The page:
Tech Level


The Meridian stereos in these cars are top notch, with Surround Sound processing that’ll make your downloaded MP3s stream like studio masters. Ours had the basic 14-speaker, 380-watt system, but you can upgrade that to a 20-speaker 825-watt unit or splurge for the 26-speaker, 1,300-watt “reference” with three speakers mounted behind each front seat. We’re not huge fans of the TFT digital instrument panel, which lacks the depth and appeal of a real gauge cluster and doesn’t offer much customization. The 8-inch touchscreen interface is easy to use but still laggy at times, something Jaguar and Land Rover have not managed to shake off. That means the seat controls for massage, heat, and cooling take a while to respond, as does seeking radio stations. Those functions should always have physical buttons. The navigation map doesn’t overlay live traffic and lacks detail, plus it’s not a very good navigator. Directions to turn sometimes appear too late, so you miss them. The doors have a soft-close feature with electric motors that silently nudge them into the latches, plus the trunk closes by itself. You’ll find way more gadgetry in a Mercedes. When you drive the XJ as a car instead of a computer, you don’t really care.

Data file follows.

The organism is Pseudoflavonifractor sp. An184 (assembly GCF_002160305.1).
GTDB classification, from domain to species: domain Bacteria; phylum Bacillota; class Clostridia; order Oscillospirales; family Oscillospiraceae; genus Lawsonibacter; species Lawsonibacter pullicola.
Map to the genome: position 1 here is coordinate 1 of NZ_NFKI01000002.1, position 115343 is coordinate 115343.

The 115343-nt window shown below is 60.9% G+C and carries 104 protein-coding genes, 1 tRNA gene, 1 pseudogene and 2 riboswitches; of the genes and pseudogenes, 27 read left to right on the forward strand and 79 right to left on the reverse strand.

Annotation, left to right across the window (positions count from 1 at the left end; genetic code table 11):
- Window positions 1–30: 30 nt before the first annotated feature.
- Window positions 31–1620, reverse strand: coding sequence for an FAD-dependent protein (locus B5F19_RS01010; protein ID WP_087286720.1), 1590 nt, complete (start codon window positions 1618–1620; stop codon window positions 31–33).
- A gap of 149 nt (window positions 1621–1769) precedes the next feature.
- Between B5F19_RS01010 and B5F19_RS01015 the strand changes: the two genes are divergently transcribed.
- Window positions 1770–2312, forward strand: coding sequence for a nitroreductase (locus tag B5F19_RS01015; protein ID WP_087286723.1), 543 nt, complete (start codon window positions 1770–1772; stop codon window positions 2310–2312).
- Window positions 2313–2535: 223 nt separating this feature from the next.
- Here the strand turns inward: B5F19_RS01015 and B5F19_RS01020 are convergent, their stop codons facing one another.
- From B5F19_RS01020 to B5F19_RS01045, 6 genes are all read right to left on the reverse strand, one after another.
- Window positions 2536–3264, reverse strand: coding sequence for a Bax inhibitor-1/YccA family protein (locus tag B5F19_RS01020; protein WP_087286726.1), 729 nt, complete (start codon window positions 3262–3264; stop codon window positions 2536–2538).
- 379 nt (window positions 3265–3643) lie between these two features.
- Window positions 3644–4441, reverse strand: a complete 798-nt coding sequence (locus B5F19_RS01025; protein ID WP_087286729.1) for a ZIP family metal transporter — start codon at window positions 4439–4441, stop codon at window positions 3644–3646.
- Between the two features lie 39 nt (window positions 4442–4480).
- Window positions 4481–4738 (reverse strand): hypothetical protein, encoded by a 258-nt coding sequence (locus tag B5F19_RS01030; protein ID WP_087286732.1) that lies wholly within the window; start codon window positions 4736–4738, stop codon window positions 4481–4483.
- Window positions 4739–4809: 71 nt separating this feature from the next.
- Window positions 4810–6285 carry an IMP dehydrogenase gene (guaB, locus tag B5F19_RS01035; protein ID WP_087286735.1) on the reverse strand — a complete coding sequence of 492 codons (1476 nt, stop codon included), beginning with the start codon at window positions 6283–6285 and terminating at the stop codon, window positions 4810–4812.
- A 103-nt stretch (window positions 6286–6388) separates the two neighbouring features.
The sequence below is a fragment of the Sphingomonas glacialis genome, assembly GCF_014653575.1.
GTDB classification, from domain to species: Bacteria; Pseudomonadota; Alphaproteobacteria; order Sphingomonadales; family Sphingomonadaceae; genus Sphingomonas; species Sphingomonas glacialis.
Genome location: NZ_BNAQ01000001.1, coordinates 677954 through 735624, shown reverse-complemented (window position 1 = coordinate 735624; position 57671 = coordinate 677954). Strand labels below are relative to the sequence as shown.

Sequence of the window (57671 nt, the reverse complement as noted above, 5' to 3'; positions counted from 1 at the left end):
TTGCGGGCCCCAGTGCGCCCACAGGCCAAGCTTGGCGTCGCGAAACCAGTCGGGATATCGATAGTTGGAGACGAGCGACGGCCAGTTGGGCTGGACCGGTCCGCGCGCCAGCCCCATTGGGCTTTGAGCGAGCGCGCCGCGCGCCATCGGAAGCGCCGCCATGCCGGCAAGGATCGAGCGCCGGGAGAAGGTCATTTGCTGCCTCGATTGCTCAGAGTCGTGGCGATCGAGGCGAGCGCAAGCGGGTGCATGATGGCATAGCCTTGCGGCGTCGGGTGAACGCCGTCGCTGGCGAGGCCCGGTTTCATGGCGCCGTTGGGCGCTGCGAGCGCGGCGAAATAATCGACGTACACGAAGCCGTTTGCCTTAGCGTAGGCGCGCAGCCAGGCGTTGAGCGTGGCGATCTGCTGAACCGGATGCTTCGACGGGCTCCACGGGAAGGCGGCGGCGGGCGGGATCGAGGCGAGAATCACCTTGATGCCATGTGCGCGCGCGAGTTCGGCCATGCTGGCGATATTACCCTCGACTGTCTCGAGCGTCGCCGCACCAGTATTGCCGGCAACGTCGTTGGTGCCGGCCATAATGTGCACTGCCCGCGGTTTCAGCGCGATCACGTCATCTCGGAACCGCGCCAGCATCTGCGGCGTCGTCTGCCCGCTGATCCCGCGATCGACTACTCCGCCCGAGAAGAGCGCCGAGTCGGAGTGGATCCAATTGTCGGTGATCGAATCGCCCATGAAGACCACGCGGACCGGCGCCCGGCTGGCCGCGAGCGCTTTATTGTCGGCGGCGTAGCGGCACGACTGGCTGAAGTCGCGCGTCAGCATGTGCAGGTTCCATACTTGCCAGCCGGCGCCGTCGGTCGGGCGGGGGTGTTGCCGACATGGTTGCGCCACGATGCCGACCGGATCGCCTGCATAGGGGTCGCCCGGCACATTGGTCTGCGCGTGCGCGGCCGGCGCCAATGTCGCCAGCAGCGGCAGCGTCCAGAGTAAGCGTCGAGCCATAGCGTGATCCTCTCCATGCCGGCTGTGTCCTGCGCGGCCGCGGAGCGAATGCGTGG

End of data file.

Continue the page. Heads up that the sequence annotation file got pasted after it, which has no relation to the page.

The XJ has not been rated by the National Highway Traffic Safety Administration or the Insurance Institute for Highway Safety. That shouldn’t worry anyone, as this is a solid chunk of car. The adaptive cruise control can prime the brakes if it senses a potential collision, although the XJ does not automatically brake or issue alerts. Lane departure, night vision, pedestrian detection and other driving assists are not available like they are on other luxury sedans. Only blind-spot detection shows up on the XJ’s roster. Parking sensors and a backup camera are standard. All the usual airbags, whiplash-reducing headrests, and stability control are here.